THe changing shape of bms and the impact of iot

Brin Sheridan, Chief Operating Officer at Utilitywise PLC, one of the UK's largest and leading independent utility cost management companies comments on the changing shape of building management systems and the impact of IoT.

Buildings, by their very nature will incorporate a huge number of ‘systems’ that manage the daily operation of the facility. From lighting to BMS, to security to refrigeration, each of these systems run separately, all with individual licenses and agreements with the system providers. They are also all independently maintained and independently run – which is both costly and time consuming. 

This is where the era of Smart Buildings steps in, unlocking the closed protocols and bringing all the systems to a single platform with a single maintenance and licence plan. All costs for the individual licensees and maintenance from the number of equipment manufacturers becomes a thing of the past.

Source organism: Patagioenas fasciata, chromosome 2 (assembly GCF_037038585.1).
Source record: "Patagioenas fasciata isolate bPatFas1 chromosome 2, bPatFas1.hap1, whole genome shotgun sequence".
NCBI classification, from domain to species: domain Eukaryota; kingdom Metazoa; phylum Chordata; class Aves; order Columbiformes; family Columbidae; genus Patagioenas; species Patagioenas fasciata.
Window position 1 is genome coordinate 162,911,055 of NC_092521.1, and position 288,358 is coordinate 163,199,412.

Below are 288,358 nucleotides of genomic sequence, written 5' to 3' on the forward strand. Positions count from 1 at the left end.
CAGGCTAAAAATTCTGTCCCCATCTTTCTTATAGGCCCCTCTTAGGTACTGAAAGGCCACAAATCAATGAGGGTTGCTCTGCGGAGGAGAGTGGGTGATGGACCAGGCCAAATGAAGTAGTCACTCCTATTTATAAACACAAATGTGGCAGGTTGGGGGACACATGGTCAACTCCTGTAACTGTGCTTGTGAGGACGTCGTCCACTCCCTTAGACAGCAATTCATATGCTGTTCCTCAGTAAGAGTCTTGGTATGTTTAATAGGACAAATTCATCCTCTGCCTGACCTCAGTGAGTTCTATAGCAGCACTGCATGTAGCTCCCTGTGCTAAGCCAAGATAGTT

Smart Buildings are the future – but what are they?

A Smart Building is one which uses monitoring, targeting and sensor technology, consolidating the results into a single reporting platform that allows the building to work at its maximum efficiency, achieve maximum security and make for a more productive and comfortable working environment for its occupants.  By understanding how a space is being used we can ensure it is being used most efficiently and effectively. Smart Buildings allow this to happen through analysis and automation.

However, Smart Buildings come with a word of caution and that is ‘consolidation’.  Having every asset, every utility and movement monitored and measured does mean a lot of boxes and gadgets, or ‘Gateways’ as they are known.